7. The visor of claim 5, wherein the coupling mechanism couples the visor to a single point in the helmet.
8. A visor for coupling to a helmet, the visor comprising:
a brim;
a coupling mechanism located at a center of the visor to removably couple the visor in a vent in the helmet;
wherein the coupling mechanism is to couple the visor into a plurality of positions on the helmet, and wherein the coupling mechanism comprises:
a first cantilever element for inserting into a mouthport of the helmet; and a second cantilever element for inserting into a center front vent of the helmet.
9. The visor of claim 8, wherein the second cantilever element includes a snap for snapping into a depression in the center front vent of the helmet to fasten the visor to the helmet.
10. The visor of claim 9, wherein the snap is shaped to be fitted into the first depression and a second depression at a different location in the center front vent, for fastening the visor in a first and a second position, respectively.
11. A head protection system comprising:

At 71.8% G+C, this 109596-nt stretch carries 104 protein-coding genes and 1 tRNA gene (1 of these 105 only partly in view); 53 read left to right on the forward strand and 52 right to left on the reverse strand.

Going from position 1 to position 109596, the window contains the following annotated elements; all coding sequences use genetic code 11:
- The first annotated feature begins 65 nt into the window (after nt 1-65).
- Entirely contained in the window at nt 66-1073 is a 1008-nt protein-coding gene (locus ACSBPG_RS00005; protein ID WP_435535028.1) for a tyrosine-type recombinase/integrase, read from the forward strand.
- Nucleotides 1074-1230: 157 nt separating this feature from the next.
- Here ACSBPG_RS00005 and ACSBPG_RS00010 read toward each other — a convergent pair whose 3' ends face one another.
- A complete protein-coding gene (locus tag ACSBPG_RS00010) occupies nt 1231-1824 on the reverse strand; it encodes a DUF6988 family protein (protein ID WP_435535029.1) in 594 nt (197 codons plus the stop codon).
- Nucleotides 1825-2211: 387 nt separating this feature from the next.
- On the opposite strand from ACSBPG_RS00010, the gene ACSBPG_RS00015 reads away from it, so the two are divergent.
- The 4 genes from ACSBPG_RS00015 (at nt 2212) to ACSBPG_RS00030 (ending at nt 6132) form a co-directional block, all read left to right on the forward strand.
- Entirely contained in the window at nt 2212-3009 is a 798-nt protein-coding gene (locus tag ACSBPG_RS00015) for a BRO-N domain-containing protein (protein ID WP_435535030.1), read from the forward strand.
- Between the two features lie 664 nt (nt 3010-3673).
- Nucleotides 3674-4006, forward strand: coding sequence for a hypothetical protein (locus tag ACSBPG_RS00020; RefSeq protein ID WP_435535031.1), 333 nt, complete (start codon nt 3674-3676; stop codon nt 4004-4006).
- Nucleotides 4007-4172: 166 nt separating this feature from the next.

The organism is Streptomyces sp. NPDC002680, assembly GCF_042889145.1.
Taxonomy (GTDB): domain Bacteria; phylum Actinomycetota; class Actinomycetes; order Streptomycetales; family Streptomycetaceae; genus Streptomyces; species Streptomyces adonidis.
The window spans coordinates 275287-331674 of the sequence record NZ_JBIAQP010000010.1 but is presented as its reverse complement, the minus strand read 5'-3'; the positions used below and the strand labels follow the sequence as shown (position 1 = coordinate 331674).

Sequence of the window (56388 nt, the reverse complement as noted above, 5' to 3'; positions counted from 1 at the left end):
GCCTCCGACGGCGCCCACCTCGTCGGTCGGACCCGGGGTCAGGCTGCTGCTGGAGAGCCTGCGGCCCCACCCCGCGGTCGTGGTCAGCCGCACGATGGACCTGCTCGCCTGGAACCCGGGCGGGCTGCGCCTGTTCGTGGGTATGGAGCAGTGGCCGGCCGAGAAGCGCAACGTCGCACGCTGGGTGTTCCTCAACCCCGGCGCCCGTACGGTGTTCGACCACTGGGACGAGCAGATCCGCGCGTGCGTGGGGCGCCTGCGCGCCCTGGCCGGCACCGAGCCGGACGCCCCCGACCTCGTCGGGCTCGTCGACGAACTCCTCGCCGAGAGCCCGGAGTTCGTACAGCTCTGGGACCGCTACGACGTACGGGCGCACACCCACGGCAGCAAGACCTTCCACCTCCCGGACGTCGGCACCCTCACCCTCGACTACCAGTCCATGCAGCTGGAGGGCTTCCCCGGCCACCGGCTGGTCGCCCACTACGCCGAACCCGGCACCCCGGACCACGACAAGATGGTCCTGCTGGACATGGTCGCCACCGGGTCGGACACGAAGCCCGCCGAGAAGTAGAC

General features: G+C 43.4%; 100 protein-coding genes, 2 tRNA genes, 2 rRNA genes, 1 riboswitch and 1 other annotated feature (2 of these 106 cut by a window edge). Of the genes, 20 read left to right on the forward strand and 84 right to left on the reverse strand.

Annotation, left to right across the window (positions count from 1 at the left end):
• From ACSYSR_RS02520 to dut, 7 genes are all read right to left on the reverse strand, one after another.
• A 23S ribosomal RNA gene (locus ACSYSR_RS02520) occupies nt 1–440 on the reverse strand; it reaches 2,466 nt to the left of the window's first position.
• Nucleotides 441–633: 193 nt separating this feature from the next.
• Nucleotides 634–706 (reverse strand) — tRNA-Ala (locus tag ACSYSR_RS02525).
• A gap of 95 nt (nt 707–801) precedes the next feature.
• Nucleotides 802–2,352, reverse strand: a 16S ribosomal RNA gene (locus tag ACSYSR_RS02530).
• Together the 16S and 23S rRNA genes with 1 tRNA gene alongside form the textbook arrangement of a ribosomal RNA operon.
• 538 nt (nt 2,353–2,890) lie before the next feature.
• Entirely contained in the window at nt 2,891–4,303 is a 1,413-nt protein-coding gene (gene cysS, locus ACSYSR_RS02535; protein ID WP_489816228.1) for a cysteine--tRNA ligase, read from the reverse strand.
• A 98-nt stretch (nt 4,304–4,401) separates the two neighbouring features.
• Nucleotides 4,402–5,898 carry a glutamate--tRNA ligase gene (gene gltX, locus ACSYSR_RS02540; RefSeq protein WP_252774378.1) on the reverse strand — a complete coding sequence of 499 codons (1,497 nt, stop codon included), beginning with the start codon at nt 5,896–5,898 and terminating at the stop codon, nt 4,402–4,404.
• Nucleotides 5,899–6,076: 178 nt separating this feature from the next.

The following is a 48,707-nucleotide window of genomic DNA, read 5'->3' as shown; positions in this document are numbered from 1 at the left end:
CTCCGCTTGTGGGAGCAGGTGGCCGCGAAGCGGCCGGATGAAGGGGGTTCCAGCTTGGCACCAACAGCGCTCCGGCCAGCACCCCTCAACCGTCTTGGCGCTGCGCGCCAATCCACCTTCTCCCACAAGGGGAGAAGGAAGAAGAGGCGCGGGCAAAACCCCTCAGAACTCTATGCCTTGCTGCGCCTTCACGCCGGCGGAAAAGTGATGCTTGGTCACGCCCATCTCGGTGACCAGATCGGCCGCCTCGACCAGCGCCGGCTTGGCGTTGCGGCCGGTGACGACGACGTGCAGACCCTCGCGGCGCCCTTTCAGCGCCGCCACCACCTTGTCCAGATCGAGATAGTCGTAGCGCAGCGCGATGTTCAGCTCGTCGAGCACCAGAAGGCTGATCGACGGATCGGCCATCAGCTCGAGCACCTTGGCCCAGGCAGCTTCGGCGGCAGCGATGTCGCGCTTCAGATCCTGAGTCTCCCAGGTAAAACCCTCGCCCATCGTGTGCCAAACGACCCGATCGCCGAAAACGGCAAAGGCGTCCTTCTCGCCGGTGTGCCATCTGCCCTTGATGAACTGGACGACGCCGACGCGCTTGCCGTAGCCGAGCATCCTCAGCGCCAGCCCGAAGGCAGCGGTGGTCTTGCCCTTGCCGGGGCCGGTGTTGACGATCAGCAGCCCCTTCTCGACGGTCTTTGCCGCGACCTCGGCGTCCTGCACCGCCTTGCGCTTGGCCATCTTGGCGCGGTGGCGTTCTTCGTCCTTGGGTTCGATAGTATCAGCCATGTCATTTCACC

a helmet including a plurality of vents, including a mouthport and a front center vent, the front center vent including a depression; and
a visor having a coupling element for coupling to the helmet, the visor coupled to the front center of the helmet;
wherein the visor is shaped to guide airflow to the vents in the helmet.
12. A visor for coupling to a helmet, the visor comprising:
a brim;
a coupling mechanism designed to removably couple the visor directly into a socket in a vent in the helmet;
wherein the visor is shaped to guide airflow to vents in the helmet.
13. A visor for coupling to a helmet, the visor comprising:
a brim;
a coupling mechanism in a center of the visor to removably couple the visor in a vent in the helmet, the coupling mechanism including:
a first cantilever element for inserting into a mouthport of the helmet; and
a second cantilever element for inserting into a center front vent of the helmet, the second cantilever element including a snap for snapping into a depression in the center front vent of the helmet to fasten the visor to the helmet;
wherein the snap is shaped to be fitted into the first depression and a second depression at a different location in the center front vent, for fastening the visor in a first and a second position, respectively, and wherein the visor is shaped to guide airflow to vents in the helmet.
Description
FIELD OF THE INVENTION